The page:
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The New Order: Trainspotting Kilkenny People Review


Here’s another positive review for Trainspotting. It was published in Gerry Moran’s column in the July 2nd edition of the Kilkenny People.


When, exactly, does the old order yield to the young? When, for instance, did the fifties finally surrender to the swinging sixties? When did showbands succumb to beat groups and discos? It’s never quite black or white but there comes a moment, I believe, when you just know something has changed.

I experienced one of those moments recently in our wonderful Watergate Theatre, I say wonderful for two reasons: one, it is a wonderful amenity (and thank you Tommy Martin for you vision and drive which gave Kilkenny the Watergate) and two, the production I was at was nothing short of wonderful. At least this writer thought so.

The production in question was Trainspotting, an adaptation of Scottish author Irvine Welsh’s 1993 novel of the same name, by the Devious Theatre Company. “The Devious Theatre Company” according to the programme notes, “was formed in May 2006 by some theatre loving Kilkennyians who had a desire to bring fresh and different works to the local stage”.

Trainspotting is decidedly different. John B Keane it is not. Brian Friel it is not. Hugh Leonard it is not. Trainspotting is a production you bring your elderly aunt to if you want to ease her into an early grave. It’s a production you bring your mother to if you want to make her feel decidedly uneasy. As for elderly uncles and fathers – they’ll probably tell you they’ve seen it all and heard it all before. Men are like that. Full of s***.

Trainspotting is also full of s***. Literally. And more. A hell of a lot more. Only to be expected from a play about drugs and disillusionment in a depressed Edinburgh of the bleak, recessionary 80s. This play is rough, raw, coarse and down-right crude. But that’s what made it such a courageous, and successful, production.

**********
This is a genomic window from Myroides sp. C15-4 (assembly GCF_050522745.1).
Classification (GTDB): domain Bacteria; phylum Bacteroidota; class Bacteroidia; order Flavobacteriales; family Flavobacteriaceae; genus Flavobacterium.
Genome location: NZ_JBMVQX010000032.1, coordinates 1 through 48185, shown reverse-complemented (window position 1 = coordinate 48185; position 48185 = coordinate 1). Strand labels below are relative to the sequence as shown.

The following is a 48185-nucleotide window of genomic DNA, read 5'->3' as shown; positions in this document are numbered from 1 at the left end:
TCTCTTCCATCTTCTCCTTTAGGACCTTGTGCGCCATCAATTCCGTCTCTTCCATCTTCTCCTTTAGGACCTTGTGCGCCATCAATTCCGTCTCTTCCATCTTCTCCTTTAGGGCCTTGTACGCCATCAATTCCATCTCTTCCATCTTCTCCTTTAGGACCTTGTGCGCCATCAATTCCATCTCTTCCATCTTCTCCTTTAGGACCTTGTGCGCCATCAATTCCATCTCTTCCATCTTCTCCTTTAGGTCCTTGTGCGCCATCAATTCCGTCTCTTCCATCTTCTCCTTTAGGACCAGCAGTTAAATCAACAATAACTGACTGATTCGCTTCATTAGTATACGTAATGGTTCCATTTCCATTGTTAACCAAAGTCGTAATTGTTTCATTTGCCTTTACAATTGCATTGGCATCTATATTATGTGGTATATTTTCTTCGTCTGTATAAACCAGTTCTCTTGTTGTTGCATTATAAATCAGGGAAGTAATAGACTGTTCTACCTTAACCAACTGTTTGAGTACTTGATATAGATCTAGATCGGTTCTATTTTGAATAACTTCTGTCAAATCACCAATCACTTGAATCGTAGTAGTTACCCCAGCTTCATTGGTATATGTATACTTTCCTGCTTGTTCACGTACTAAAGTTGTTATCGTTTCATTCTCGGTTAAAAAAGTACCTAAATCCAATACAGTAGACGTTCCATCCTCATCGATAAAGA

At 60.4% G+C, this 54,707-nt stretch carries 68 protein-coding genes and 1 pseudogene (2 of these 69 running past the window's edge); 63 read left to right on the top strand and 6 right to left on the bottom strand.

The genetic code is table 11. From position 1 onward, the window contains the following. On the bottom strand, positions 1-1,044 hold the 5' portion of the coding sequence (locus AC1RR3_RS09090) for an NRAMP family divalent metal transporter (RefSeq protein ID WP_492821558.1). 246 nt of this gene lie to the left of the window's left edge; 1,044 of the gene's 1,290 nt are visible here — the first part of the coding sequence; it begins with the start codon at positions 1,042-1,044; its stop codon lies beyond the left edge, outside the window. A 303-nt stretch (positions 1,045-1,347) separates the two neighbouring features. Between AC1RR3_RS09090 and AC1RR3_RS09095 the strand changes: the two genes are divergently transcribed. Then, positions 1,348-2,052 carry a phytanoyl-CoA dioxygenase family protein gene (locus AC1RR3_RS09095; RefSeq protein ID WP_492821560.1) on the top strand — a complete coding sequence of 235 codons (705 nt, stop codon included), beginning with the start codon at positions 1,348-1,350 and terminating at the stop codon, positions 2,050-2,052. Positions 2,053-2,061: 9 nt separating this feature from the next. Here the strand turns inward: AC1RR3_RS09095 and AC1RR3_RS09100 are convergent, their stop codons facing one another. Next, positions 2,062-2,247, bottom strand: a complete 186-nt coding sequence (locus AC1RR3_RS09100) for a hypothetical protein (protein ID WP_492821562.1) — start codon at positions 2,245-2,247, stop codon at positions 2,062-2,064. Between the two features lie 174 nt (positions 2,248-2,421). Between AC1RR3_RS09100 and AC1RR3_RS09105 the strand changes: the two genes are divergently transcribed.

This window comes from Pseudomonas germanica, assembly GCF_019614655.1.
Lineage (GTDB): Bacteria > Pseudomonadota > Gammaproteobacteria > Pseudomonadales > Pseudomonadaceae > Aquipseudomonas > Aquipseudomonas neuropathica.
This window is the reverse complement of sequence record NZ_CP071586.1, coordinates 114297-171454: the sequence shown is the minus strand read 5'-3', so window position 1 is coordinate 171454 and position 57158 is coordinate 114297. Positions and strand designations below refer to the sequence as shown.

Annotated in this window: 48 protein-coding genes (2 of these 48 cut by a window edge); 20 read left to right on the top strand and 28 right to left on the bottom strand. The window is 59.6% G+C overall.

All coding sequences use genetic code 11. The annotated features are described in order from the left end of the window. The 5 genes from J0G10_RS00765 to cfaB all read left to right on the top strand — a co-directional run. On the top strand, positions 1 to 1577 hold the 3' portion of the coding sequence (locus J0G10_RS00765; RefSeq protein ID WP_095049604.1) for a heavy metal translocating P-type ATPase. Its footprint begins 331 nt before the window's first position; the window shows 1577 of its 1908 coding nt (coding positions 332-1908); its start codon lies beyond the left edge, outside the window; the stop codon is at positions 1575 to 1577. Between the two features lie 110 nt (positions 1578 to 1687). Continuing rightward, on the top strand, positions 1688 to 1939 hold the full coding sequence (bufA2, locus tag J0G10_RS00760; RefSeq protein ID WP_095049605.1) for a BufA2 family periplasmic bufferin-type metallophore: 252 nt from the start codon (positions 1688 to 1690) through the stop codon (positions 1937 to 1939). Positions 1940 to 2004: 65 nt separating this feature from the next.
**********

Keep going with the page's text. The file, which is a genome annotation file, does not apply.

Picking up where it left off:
The performances were far from flawless (just like this column) but it was passionate, it was vibrant, it was honest. I applaud all involved with the production – the crew, the directors: Niamh Moroney & John Morton and the cast: Ross Costigan, Ken McGuire, Niall Sheehy, Maria Murray, Stephen Colfer, Paul Young, John Morton, Suzanne O’Brien, Simone Kelly, Mariead Keirnan, Micheal Murphy, Paddy Dunne. And I have no difficulty whatsoever in singling out Ross Costigan who was the linchpin, the nucleus, the centre of gravity of the play. The guy was marvellous. Full stop.

Regarding theatre in Kilkenny – I have been privileged to come up in an era of the New Theatre Group, Pan Players, Theatre Unlimited, Kats, Bickerstaffe, Barnstorm to name but a few – all of whom made, and some of whom continue to make, a huge and enriching contribution to theatre life in our city.

But Thursday night last I felt that a new order has arrived. A new batch of actors. A young batch, a fresh batch, a vibrant batch. And I felt privileged to be sitting there, witnessing the arrival of this new order.

My friend and fellow columnist, John Cleere, who knows a thing or two about theatre (it’s not for nothing we have Cleere’s Theatre just across from the Watergate) wrote the following about the Devious Theatre Company recently: “The Devious Theatre could be as important to Kilkenny as Druid Theatre have been to Galway and Red Kettle to Waterford, given the proper encouragement and support”. I couldn’t agree more.

But you know something – even if the Devious Theatre Company never win acclaim, they are to be applauded for what they are doing now. For starters they’re putting bums on seats – and I thought it was wonderful to see so many young people in the Watergate last week. Such a change from the regular fuddy-duddies (like myself).

They’re also doing what they set out to do – they’re bringing fresh and different works to the local stage. And they do it with such energy and such enthusiasm. And it was that energy, that enthusiasm emanating from the stage, that made us, the audience, realise that this was something special. That this theatre group, this collection of youngsters, this collection if like-minded individuals, who love what they’re doing, who love theatre, will be around for a long time to come.

Watch out for the Devious Theatre Company. They’re good. They’re very good. They’re the future of theatre in Kilkenny.

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